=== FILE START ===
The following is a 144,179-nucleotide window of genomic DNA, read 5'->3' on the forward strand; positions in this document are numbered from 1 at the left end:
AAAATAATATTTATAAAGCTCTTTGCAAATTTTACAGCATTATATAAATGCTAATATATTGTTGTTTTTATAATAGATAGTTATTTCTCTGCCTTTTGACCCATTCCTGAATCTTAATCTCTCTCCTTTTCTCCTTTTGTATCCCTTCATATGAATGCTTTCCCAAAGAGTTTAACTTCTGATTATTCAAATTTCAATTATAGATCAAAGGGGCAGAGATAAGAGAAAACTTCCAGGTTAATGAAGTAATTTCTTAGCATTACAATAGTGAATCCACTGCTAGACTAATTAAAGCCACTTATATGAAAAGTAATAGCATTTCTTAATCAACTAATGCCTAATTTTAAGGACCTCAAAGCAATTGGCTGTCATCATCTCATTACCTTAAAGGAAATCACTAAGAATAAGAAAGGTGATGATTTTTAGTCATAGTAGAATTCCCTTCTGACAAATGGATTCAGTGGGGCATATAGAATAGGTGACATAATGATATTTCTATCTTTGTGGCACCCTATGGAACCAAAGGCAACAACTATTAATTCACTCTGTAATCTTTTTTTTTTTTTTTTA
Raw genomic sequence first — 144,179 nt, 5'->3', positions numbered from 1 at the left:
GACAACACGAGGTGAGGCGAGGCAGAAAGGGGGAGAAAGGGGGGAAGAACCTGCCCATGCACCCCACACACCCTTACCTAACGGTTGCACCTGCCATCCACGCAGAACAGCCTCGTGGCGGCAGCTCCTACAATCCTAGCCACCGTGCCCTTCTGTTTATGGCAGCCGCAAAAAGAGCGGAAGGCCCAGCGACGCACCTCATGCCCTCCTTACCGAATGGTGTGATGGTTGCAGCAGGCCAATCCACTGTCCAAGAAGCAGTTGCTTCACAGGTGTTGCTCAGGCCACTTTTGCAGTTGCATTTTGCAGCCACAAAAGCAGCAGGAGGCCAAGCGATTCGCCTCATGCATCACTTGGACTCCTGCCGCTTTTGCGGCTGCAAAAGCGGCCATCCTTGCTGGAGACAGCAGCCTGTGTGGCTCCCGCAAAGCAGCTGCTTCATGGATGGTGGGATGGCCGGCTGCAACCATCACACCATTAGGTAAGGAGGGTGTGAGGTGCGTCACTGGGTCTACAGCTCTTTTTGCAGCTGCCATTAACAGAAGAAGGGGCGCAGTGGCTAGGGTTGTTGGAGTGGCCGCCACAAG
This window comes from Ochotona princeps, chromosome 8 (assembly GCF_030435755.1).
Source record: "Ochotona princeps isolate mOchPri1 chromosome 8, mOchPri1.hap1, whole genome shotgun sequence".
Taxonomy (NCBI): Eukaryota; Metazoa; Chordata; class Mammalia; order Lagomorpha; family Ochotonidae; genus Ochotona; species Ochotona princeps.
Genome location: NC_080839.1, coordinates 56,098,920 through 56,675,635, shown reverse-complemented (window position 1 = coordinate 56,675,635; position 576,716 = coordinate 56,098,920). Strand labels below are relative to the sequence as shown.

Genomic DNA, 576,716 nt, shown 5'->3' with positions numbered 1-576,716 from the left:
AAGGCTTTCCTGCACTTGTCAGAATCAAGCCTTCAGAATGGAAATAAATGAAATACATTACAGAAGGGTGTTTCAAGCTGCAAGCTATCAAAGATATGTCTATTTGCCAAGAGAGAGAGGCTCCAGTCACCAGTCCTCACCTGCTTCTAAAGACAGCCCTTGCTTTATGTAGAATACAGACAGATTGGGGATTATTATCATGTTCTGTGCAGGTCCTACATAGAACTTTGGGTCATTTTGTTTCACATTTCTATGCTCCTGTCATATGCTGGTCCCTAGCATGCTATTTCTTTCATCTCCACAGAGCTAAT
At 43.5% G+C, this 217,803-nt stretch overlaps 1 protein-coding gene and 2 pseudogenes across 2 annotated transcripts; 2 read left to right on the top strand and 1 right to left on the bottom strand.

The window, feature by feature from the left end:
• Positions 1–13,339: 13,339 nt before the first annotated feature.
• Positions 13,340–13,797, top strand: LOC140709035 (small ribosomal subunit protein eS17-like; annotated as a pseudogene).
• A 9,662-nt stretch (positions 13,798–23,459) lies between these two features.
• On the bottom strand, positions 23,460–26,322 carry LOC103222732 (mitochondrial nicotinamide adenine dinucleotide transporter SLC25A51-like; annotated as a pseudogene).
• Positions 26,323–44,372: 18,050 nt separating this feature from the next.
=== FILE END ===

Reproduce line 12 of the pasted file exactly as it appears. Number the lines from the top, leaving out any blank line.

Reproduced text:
The window, feature by feature from the left end: